My Theological Pigeonhole
(What I Believe About God and Religion)

Basic Summary

I am an agnostic. Some people say an agnostic is just a cowardly atheist, but I disagree. Credence is not binary in nature, so that you either have a given belief or you don’t. It’s often more like a gradient, for thoughtful people at least, people who have the intellectual courage to prefer an honest search for truth over an argument that simply confirms their previously-decided position. I think this is especially important to keep in mind when it comes to a subject as deeply philosophical yet passionately ideological (for many people) as the question of whether or not there is an entity that could coherently be called “God.” I admit I hope there is a God (mostly because I think eternal life would be nice, and that obviously becomes a far more realistic possibility if God exists), but I do not have a firm belief on the subject one way or the other. I end up being somewhere in the middle of the credence gradient rather than at one end or the other. For now at least.

To flesh this out a little, I’m not an atheist because I think the idea is at least plausible that the ultimate ground of reality might have characteristics that qualify as meaningfully analagous to what we might call “purpose” or “will” or “mind.” This is what I take the question of the existence of “God” to be fundamentally about, even though most people probably have a more anthropomorphic concept in mind when they use the term. I also think it is reasonable to hope that this “God,” if it exists, values and has a good purpose for the personal beings it has created. I do not think it is intellectually honest to claim to know that such a God exists, however, much less what its ultimate purpose might be. I do not see the evidence as being rationally compelling one way or the other. So for me, a reasonable hope does not justify an intellectual conviction.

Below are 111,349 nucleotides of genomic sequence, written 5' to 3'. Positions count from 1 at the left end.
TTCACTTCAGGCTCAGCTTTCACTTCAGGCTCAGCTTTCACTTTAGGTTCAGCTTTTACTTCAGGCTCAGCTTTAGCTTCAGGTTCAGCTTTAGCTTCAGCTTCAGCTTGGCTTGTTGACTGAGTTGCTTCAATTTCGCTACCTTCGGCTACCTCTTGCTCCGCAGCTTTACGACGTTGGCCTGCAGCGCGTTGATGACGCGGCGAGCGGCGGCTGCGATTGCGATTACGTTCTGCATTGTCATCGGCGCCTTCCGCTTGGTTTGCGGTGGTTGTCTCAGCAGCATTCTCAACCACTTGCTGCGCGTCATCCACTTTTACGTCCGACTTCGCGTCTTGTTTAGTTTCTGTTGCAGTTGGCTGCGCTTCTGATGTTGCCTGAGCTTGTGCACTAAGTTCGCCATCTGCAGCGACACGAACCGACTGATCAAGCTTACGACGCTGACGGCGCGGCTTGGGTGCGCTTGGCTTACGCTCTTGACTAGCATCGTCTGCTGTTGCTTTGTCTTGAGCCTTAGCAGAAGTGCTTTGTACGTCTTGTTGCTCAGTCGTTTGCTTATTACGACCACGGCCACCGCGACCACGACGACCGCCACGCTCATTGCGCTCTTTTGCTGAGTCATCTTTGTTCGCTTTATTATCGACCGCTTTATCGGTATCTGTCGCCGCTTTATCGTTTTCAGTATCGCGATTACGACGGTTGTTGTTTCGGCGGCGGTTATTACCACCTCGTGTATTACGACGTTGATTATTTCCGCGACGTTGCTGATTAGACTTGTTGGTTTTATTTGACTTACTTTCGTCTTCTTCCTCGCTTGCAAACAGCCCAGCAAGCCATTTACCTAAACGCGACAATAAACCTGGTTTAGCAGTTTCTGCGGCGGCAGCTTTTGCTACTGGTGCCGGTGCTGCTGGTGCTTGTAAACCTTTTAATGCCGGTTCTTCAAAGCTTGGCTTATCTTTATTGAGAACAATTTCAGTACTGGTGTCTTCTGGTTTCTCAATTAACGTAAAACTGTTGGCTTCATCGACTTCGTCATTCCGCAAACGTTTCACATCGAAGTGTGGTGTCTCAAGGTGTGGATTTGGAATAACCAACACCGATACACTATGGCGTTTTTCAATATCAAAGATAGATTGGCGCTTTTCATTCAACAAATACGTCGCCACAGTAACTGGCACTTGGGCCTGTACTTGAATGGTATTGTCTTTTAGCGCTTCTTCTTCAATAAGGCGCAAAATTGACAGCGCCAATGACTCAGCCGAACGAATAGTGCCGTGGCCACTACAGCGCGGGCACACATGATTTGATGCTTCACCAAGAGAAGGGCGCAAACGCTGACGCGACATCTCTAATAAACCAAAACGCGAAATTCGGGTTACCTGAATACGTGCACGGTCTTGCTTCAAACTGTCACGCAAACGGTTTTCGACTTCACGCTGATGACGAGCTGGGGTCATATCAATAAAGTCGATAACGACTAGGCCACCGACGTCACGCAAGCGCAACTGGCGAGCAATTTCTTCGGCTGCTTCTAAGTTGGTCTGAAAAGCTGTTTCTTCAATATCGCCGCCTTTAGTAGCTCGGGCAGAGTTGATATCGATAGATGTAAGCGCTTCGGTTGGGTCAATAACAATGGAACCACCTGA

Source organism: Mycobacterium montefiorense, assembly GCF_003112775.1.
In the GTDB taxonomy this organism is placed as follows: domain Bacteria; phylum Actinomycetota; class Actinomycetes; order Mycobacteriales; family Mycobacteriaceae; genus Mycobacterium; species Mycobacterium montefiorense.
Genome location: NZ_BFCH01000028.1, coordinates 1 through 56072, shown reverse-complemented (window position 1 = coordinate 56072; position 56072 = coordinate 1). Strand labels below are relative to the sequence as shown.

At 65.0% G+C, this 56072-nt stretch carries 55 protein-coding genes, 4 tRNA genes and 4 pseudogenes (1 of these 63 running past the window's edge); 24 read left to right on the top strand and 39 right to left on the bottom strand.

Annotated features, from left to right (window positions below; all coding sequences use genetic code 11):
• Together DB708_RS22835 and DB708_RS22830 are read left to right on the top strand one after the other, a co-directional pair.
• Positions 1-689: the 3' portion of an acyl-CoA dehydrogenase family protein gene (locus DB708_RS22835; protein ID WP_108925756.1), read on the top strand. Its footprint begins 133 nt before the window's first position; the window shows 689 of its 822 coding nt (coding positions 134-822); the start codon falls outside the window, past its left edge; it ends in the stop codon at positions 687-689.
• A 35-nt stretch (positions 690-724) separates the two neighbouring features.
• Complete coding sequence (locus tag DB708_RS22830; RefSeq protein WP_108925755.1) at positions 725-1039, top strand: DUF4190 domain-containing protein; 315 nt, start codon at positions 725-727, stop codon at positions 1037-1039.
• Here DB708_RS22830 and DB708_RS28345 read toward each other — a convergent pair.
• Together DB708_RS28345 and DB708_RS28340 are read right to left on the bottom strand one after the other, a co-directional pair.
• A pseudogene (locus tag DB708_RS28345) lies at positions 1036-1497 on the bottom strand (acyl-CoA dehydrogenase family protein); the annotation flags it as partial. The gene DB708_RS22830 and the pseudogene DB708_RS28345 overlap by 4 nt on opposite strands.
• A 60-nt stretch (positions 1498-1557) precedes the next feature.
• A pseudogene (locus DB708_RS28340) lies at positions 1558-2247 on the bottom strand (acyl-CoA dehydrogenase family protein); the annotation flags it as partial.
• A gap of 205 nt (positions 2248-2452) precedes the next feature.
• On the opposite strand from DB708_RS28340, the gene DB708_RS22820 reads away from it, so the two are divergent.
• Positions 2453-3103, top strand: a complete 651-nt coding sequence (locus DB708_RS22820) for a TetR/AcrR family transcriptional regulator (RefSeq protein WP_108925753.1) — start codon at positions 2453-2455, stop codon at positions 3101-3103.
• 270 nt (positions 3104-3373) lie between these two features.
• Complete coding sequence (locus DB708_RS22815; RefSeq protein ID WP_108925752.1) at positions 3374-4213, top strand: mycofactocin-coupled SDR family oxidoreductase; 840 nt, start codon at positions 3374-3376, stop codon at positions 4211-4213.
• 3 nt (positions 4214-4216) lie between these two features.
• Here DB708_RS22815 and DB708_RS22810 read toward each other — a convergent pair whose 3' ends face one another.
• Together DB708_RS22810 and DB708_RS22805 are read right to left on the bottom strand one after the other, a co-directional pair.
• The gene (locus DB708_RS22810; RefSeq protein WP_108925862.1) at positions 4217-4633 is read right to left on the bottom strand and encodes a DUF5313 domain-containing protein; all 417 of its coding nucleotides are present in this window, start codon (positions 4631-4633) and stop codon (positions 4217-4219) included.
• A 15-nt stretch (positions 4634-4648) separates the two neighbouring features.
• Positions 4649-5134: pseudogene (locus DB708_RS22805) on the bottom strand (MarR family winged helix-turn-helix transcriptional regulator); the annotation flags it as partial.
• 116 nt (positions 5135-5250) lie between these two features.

My belief that there might be something that could be called “God” does not in any way involve a particular God, meaning the version of God held by any particular religion, including Christianity. (More on my relation to Christianity later on this page.) The concept of God that I am open to is rather very generic, perhaps somewhat like the God of deism. I’m certainly closer to deism than to traditional theism at any rate, since I see no evidence that God ever miraculously intervenes in the course of nature or supernaturally reveals anything through mystical experiences, prophecies, or holy books.

Although it can admittedly be unsettling to not know whether there is a God or not, and correspondingly whether there is an afterlife or not, I think in practice the problem is not as significant as it might at first appear. Specifically, I think the ethical requirements that would follow from the theory that there is a God are the same as the ethical requirements that we should hold even if the theory is wrong. These are basically summarized in the Golden Rule, which I would state in a slightly customized way as follows: